In my 35th Old Newark recollection of
September 18, 2002, I wrote a long overdue and appropriate remembrance
and obituary of "The Once Great Newark Evening News1."
The Newark Evening News, which dominated the New Jersey newspaper
publishing scene before its demise on August 31, 1972, was considered
the New York Times of New Jersey.
At the end of 2003, a former veteran Newark News reporter, William
Gordon, who worked in the Newark News Market Street building for
a dozen years, retired from a resumed newspaper career with the
Star-Ledger, and, with his retirement, wrote a retrospective of
his long journalistic career. It appeared in the Star-Ledger on
January 2, 2004.
Gordon Recalls Newark News
In that retrospective he included a close-up and insider's look
at his life inside the walls of that hallowed downtown Newark landmark
building, after he was transferred there from the paper's storefront
bureau in Belmar.
Within a week of his transfer to Newark from Belmar, Gordon recalled,
"I was sitting at the rewrite bank of the boisterous newsroom
in Newark, wearing headphones and pounding the keys of a 20-year
old Remington upright with a crooked spacebar."
News Rewrite Desk
At the time of Gordon's transfer to the News rewrite desk, the
Newark News was unique among New Jersey papers who required reporters
at the scene of a breaking story to dictate their story in finished
form to the rewrite desk, consisting of six writers, who would prepare
it for publication.
Gordon recalls that his job at the rewrite desk was a pressurecooker
job. As the News published four editions daily, with deadlines often
only minutes away, Gordon recalled: "You cobbled together stories
from raw data phoned in by reporters at the scene and whatever wire
service copy was available.
"An editor would hover over you to snatch 'takes' from your
typewriter as you banged them out, leaving you to guess about continuity."
Promotion to General Assignment
Gordon apparently did well enough at his rewrite stint to win
an upgrade to general assignment.
"General assignment had its pressures, too," Gordon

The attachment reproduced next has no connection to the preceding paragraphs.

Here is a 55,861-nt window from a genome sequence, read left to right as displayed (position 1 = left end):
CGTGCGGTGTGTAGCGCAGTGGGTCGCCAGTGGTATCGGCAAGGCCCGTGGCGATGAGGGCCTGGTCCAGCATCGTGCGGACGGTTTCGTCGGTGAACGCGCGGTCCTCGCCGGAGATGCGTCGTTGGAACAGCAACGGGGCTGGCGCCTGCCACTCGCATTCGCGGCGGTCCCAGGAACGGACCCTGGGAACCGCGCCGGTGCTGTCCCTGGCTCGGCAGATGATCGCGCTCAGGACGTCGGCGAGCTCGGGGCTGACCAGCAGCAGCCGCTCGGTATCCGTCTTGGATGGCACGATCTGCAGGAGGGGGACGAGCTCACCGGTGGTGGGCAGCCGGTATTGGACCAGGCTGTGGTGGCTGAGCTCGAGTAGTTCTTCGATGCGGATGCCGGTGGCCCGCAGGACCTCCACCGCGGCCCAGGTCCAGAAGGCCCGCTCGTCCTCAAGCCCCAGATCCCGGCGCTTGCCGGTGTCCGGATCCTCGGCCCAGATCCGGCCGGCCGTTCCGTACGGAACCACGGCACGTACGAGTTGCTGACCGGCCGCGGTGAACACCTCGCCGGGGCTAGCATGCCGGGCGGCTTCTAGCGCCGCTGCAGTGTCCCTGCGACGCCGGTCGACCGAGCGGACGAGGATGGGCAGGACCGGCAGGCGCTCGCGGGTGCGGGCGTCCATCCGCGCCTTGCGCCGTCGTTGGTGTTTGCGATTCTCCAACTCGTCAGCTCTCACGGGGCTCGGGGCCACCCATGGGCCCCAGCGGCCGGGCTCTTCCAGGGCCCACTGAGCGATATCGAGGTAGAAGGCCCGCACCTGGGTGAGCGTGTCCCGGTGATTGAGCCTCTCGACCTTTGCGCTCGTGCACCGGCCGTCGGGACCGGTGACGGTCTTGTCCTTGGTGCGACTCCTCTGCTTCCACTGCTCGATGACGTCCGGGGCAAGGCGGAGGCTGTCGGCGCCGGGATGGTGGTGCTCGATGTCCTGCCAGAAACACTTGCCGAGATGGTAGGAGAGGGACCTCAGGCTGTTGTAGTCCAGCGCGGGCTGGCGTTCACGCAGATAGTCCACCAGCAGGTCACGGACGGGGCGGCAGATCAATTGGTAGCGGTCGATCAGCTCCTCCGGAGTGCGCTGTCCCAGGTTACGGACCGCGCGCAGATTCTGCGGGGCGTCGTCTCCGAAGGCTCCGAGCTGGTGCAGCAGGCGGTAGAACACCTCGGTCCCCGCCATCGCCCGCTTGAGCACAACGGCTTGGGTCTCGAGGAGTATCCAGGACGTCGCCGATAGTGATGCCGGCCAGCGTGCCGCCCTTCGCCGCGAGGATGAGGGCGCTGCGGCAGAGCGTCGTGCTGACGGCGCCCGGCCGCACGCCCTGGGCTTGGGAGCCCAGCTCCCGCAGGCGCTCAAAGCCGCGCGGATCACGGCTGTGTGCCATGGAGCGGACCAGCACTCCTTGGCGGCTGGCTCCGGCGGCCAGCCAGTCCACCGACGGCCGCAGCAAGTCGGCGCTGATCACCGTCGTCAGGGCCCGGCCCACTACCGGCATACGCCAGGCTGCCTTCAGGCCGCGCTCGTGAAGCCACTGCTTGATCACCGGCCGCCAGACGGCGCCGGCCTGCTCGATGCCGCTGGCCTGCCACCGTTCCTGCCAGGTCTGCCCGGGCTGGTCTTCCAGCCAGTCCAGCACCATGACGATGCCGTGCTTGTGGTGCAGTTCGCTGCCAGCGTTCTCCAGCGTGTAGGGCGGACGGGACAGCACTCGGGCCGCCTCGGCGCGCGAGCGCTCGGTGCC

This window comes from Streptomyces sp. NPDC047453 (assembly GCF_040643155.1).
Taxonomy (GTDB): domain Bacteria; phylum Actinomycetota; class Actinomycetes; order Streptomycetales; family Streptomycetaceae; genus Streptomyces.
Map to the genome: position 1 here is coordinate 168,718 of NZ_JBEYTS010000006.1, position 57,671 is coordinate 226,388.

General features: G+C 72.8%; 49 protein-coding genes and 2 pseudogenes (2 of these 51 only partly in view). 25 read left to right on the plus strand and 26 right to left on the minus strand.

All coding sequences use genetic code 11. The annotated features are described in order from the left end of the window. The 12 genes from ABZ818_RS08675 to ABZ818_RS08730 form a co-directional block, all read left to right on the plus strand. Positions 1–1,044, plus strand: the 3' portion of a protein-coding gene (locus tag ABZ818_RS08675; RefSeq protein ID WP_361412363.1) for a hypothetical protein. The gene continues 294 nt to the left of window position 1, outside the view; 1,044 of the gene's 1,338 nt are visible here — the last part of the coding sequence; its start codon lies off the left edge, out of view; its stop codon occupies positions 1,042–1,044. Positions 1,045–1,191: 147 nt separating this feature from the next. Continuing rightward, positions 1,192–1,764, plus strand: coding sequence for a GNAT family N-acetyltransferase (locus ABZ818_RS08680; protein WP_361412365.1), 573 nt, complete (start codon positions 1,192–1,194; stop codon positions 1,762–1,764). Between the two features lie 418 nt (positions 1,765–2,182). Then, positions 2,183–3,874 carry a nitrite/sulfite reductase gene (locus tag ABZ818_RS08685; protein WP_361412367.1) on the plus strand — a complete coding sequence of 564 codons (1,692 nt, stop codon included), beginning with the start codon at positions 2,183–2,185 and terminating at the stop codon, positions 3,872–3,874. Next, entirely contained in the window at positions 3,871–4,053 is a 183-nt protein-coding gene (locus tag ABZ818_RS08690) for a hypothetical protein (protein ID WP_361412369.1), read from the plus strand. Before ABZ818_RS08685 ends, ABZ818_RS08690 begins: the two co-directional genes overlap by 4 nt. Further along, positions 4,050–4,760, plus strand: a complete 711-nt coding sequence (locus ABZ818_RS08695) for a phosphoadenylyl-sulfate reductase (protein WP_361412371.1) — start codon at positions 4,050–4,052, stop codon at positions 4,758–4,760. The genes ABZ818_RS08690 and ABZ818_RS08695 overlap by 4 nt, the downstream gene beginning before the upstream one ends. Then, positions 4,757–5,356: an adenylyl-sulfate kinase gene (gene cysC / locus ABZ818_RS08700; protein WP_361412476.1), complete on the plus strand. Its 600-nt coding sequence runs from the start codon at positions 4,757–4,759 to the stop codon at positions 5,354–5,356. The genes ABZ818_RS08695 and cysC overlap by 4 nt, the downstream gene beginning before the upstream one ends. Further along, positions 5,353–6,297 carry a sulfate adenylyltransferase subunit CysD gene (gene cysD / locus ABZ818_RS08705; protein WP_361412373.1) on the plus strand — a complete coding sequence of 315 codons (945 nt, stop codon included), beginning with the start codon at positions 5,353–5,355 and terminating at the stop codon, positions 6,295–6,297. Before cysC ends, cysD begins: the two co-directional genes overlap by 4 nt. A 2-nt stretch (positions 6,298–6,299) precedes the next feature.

recalled, as he told of being ordered to Newark Airport to interview
ex-President Harry Truman.
Gordon found the ex-President already on a plane readied for takeoff.
But, he said, he boarded the plane, barged sweatily down the plane's
aisle until he found Truman, got his story and departed.
50s/60s Work Environment
The working environment at the News in the 1950s and 1960s, according
to Gordon, was a noisy disorderly place, always seeming to be in
"Typewriters were ancient and often minus important functions.
Once during a ribbon shortage, we were told to make do by inserting
carbon paper between sheets of newsprint and time blind.
"Newsroom furniture was old and battered. I had seen archival
photographs of the late 19th century New York Herald Tribune that
appear not one whit different from what I recall at the Newark News
city room in the 1960s, except for the shape of the telephone."
In spite of the antiquated environment, Gordon recalled fondly
that the "no-nonsense workplace workplace produced in the end
crisp eye-appealing editions of the news of the day with nary a
sign of the toil and seeming confusion that went into their making."
News as a Colorful Place
Gordon recalls the Newark News as a colorful place to work. He
cites "an editor, just back from a three-martini lunch might
be seen doing a war dance on the top of his desk. Photographers
in their ninth floor aerie used a basket on a rope to lower photos
to the Market Street sidewalk for pickup by a runner from the engraving
company down the street.
"Pay call," said Gordon, "was a blast on a police
whistle, followed by a rush to line up at the paymaster's table2
... For some reason, pay envelopes always contained $2 bills which
marked the bearer as a News employee wherever he preferred them
in the city.
"Security," said Gordon, "Was lax. Anyone could
and did wander into the newsroom ... One night, upset by the migration
of strangers up from Market Street, a young editor angrily ordered
an unshaven cigar-smoking man to leave the building. The man, who
was departing anyway, obliged. He was Willie Ratner3,
the News veteran sportswriter.
Summing Up His News Experience
In summing up his Newark News experience, Gordon wrote in his
Star-Ledger recollection, "My memory of the city room at the
old Newark Evening News was one of drab surroundings in which the
hue and cry of reporters and editors pierced the din raised by teletype
machines, ancient typewriters, and telephones and "joining
the chorus were fire bells, and a blaring police radio.
"If it all wasn't exactly like 'The Front Page', it was pretty
close. It was the kind of old-fashioned newspaper setting that a
guy like Jimmy Breslin enjoyed working in, where Breslin once crowed
'you could throw your cigar butt on the floor and nobody'd complain'."